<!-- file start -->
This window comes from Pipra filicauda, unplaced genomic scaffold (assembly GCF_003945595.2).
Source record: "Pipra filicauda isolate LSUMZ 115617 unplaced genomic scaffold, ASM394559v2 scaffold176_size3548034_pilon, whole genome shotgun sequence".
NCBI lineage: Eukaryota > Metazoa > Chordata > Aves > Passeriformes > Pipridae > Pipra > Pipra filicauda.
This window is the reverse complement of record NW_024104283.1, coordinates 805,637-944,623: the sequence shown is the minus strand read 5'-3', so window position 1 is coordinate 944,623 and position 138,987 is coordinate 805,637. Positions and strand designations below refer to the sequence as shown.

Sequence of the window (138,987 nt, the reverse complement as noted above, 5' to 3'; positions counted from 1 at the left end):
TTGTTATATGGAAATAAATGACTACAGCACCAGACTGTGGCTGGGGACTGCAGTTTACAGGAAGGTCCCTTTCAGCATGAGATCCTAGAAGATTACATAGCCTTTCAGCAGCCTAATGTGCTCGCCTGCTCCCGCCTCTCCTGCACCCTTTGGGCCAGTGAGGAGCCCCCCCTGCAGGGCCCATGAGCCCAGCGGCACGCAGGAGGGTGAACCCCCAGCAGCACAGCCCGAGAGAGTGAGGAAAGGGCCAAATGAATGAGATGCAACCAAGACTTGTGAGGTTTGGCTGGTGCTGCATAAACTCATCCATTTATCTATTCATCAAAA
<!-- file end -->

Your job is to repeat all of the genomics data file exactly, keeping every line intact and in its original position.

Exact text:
This window comes from Pipra filicauda, unplaced genomic scaffold (assembly GCF_003945595.2).
Source record: "Pipra filicauda isolate LSUMZ 115617 unplaced genomic scaffold, ASM394559v2 scaffold176_size3548034_pilon, whole genome shotgun sequence".
NCBI lineage: Eukaryota > Metazoa > Chordata > Aves > Passeriformes > Pipridae > Pipra > Pipra filicauda.
This window is the reverse complement of record NW_024104283.1, coordinates 805,637-944,623: the sequence shown is the minus strand read 5'-3', so window position 1 is coordinate 944,623 and position 138,987 is coordinate 805,637. Positions and strand designations below refer to the sequence as shown.

Sequence of the window (138,987 nt, the reverse complement as noted above, 5' to 3'; positions counted from 1 at the left end):
TTGTTATATGGAAATAAATGACTACAGCACCAGACTGTGGCTGGGGACTGCAGTTTACAGGAAGGTCCCTTTCAGCATGAGATCCTAGAAGATTACATAGCCTTTCAGCAGCCTAATGTGCTCGCCTGCTCCCGCCTCTCCTGCACCCTTTGGGCCAGTGAGGAGCCCCCCCTGCAGGGCCCATGAGCCCAGCGGCACGCAGGAGGGTGAACCCCCAGCAGCACAGCCCGAGAGAGTGAGGAAAGGGCCAAATGAATGAGATGCAACCAAGACTTGTGAGGTTTGGCTGGTGCTGCATAAACTCATCCATTTATCTATTCATCAAAA